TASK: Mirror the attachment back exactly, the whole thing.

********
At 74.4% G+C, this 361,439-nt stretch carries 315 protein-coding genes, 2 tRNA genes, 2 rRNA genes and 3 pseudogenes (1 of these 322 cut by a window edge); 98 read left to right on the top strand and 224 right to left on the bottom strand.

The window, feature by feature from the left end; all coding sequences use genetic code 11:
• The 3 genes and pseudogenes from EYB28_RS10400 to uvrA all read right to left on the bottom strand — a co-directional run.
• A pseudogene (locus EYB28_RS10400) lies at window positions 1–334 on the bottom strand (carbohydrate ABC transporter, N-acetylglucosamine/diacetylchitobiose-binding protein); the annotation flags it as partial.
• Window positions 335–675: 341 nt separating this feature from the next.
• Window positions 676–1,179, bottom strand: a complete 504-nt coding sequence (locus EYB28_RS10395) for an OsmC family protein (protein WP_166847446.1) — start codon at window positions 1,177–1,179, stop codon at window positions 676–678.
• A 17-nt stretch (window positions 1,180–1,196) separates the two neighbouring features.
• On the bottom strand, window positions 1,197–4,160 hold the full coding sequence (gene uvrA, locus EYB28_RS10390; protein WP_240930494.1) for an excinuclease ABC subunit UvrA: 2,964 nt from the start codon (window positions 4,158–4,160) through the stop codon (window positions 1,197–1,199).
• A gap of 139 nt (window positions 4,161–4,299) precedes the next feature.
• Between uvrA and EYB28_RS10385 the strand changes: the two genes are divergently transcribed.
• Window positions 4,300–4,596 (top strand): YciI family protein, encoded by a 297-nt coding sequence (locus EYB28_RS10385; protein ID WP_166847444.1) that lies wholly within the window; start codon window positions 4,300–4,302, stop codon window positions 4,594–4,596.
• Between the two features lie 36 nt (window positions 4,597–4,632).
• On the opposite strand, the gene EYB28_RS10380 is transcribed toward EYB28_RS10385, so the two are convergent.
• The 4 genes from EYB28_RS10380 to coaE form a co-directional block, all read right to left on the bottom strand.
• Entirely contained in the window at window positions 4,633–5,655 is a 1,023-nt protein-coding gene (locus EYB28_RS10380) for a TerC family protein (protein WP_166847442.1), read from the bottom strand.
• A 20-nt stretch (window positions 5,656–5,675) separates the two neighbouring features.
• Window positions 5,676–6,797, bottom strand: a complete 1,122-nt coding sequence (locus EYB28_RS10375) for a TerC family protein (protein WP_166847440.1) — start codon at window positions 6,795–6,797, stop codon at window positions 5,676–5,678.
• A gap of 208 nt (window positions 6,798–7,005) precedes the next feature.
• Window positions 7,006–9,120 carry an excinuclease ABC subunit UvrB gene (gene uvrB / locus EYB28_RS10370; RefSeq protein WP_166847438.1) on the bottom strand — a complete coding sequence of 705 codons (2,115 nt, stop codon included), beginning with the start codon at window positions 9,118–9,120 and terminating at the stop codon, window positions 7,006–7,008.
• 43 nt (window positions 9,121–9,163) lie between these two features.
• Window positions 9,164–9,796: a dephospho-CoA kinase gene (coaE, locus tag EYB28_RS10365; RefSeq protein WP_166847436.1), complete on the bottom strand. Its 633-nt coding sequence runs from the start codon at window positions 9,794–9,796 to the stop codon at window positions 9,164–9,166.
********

At 74.4% G+C, this 361,439-nt stretch carries 315 protein-coding genes, 2 tRNA genes, 2 rRNA genes and 3 pseudogenes (1 of these 322 cut by a window edge); 98 read left to right on the top strand and 224 right to left on the bottom strand.

The window, feature by feature from the left end; all coding sequences use genetic code 11:
• The 3 genes and pseudogenes from EYB28_RS10400 to uvrA all read right to left on the bottom strand — a co-directional run.
• A pseudogene (locus EYB28_RS10400) lies at window positions 1–334 on the bottom strand (carbohydrate ABC transporter, N-acetylglucosamine/diacetylchitobiose-binding protein); the annotation flags it as partial.
• Window positions 335–675: 341 nt separating this feature from the next.
• Window positions 676–1,179, bottom strand: a complete 504-nt coding sequence (locus EYB28_RS10395) for an OsmC family protein (protein WP_166847446.1) — start codon at window positions 1,177–1,179, stop codon at window positions 676–678.
• A 17-nt stretch (window positions 1,180–1,196) separates the two neighbouring features.
• On the bottom strand, window positions 1,197–4,160 hold the full coding sequence (gene uvrA, locus EYB28_RS10390; protein WP_240930494.1) for an excinuclease ABC subunit UvrA: 2,964 nt from the start codon (window positions 4,158–4,160) through the stop codon (window positions 1,197–1,199).
• A gap of 139 nt (window positions 4,161–4,299) precedes the next feature.
• Between uvrA and EYB28_RS10385 the strand changes: the two genes are divergently transcribed.
• Window positions 4,300–4,596 (top strand): YciI family protein, encoded by a 297-nt coding sequence (locus EYB28_RS10385; protein ID WP_166847444.1) that lies wholly within the window; start codon window positions 4,300–4,302, stop codon window positions 4,594–4,596.
• Between the two features lie 36 nt (window positions 4,597–4,632).
• On the opposite strand, the gene EYB28_RS10380 is transcribed toward EYB28_RS10385, so the two are convergent.
• The 4 genes from EYB28_RS10380 to coaE form a co-directional block, all read right to left on the bottom strand.
• Entirely contained in the window at window positions 4,633–5,655 is a 1,023-nt protein-coding gene (locus EYB28_RS10380) for a TerC family protein (protein WP_166847442.1), read from the bottom strand.
• A 20-nt stretch (window positions 5,656–5,675) separates the two neighbouring features.
• Window positions 5,676–6,797, bottom strand: a complete 1,122-nt coding sequence (locus EYB28_RS10375) for a TerC family protein (protein WP_166847440.1) — start codon at window positions 6,795–6,797, stop codon at window positions 5,676–5,678.
• A gap of 208 nt (window positions 6,798–7,005) precedes the next feature.
• Window positions 7,006–9,120 carry an excinuclease ABC subunit UvrB gene (gene uvrB / locus EYB28_RS10370; RefSeq protein WP_166847438.1) on the bottom strand — a complete coding sequence of 705 codons (2,115 nt, stop codon included), beginning with the start codon at window positions 9,118–9,120 and terminating at the stop codon, window positions 7,006–7,008.
• 43 nt (window positions 9,121–9,163) lie between these two features.
• Window positions 9,164–9,796: a dephospho-CoA kinase gene (coaE, locus tag EYB28_RS10365; RefSeq protein WP_166847436.1), complete on the bottom strand. Its 633-nt coding sequence runs from the start codon at window positions 9,794–9,796 to the stop codon at window positions 9,164–9,166.